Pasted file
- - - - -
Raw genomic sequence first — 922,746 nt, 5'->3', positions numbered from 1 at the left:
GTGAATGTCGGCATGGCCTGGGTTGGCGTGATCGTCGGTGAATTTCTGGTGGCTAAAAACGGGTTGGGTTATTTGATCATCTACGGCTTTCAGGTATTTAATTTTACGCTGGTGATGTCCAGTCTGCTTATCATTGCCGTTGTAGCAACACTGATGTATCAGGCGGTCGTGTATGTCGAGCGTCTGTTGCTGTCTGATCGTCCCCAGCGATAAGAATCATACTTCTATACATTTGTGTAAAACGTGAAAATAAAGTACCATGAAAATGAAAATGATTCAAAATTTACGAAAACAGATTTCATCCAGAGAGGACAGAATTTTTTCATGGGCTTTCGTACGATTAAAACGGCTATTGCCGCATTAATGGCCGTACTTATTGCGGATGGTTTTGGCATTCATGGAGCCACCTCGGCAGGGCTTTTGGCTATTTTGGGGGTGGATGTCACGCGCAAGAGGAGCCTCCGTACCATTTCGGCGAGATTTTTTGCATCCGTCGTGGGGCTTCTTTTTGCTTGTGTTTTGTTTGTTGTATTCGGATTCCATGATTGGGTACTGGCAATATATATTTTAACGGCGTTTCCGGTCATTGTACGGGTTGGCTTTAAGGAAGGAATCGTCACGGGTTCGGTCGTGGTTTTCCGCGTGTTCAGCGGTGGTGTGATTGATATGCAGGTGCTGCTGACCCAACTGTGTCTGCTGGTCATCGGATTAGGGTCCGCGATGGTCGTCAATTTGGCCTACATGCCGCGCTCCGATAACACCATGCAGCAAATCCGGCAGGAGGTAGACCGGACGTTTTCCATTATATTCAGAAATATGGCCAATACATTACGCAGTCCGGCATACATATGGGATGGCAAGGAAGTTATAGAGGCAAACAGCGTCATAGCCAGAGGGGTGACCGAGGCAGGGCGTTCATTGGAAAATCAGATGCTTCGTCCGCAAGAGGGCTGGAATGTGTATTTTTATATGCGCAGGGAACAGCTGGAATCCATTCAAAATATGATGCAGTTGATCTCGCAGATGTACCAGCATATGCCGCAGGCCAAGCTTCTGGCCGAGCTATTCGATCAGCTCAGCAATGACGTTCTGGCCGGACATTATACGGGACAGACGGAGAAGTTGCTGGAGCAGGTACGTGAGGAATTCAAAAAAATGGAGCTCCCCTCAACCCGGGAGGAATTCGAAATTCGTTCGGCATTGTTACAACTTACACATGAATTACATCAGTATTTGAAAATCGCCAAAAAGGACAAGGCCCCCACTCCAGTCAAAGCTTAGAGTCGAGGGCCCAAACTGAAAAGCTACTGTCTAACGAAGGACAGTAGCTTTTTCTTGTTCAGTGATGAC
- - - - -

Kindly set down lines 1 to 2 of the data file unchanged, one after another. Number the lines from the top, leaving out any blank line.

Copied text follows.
Raw genomic sequence first — 922,746 nt, 5'->3', positions numbered from 1 at the left:
GTGAATGTCGGCATGGCCTGGGTTGGCGTGATCGTCGGTGAATTTCTGGTGGCTAAAAACGGGTTGGGTTATTTGATCATCTACGGCTTTCAGGTATTTAATTTTACGCTGGTGATGTCCAGTCTGCTTATCATTGCCGTTGTAGCAACACTGATGTATCAGGCGGTCGTGTATGTCGAGCGTCTGTTGCTGTCTGATCGTCCCCAGCGATAAGAATCATACTTCTATACATTTGTGTAAAACGTGAAAATAAAGTACCATGAAAATGAAAATGATTCAAAATTTACGAAAACAGATTTCATCCAGAGAGGACAGAATTTTTTCATGGGCTTTCGTACGATTAAAACGGCTATTGCCGCATTAATGGCCGTACTTATTGCGGATGGTTTTGGCATTCATGGAGCCACCTCGGCAGGGCTTTTGGCTATTTTGGGGGTGGATGTCACGCGCAAGAGGAGCCTCCGTACCATTTCGGCGAGATTTTTTGCATCCGTCGTGGGGCTTCTTTTTGCTTGTGTTTTGTTTGTTGTATTCGGATTCCATGATTGGGTACTGGCAATATATATTTTAACGGCGTTTCCGGTCATTGTACGGGTTGGCTTTAAGGAAGGAATCGTCACGGGTTCGGTCGTGGTTTTCCGCGTGTTCAGCGGTGGTGTGATTGATATGCAGGTGCTGCTGACCCAACTGTGTCTGCTGGTCATCGGATTAGGGTCCGCGATGGTCGTCAATTTGGCCTACATGCCGCGCTCCGATAACACCATGCAGCAAATCCGGCAGGAGGTAGACCGGACGTTTTCCATTATATTCAGAAATATGGCCAATACATTACGCAGTCCGGCATACATATGGGATGGCAAGGAAGTTATAGAGGCAAACAGCGTCATAGCCAGAGGGGTGACCGAGGCAGGGCGTTCATTGGAAAATCAGATGCTTCGTCCGCAAGAGGGCTGGAATGTGTATTTTTATATGCGCAGGGAACAGCTGGAATCCATTCAAAATATGATGCAGTTGATCTCGCAGATGTACCAGCATATGCCGCAGGCCAAGCTTCTGGCCGAGCTATTCGATCAGCTCAGCAATGACGTTCTGGCCGGACATTATACGGGACAGACGGAGAAGTTGCTGGAGCAGGTACGTGAGGAATTCAAAAAAATGGAGCTCCCCTCAACCCGGGAGGAATTCGAAATTCGTTCGGCATTGTTACAACTTACACATGAATTACATCAGTATTTGAAAATCGCCAAAAAGGACAAGGCCCCCACTCCAGTCAAAGCTTAGAGTCGAGGGCCCAAACTGAAAAGCTACTGTCTAACGAAGGACAGTAGCTTTTTCTTGTTCAGTGATGAC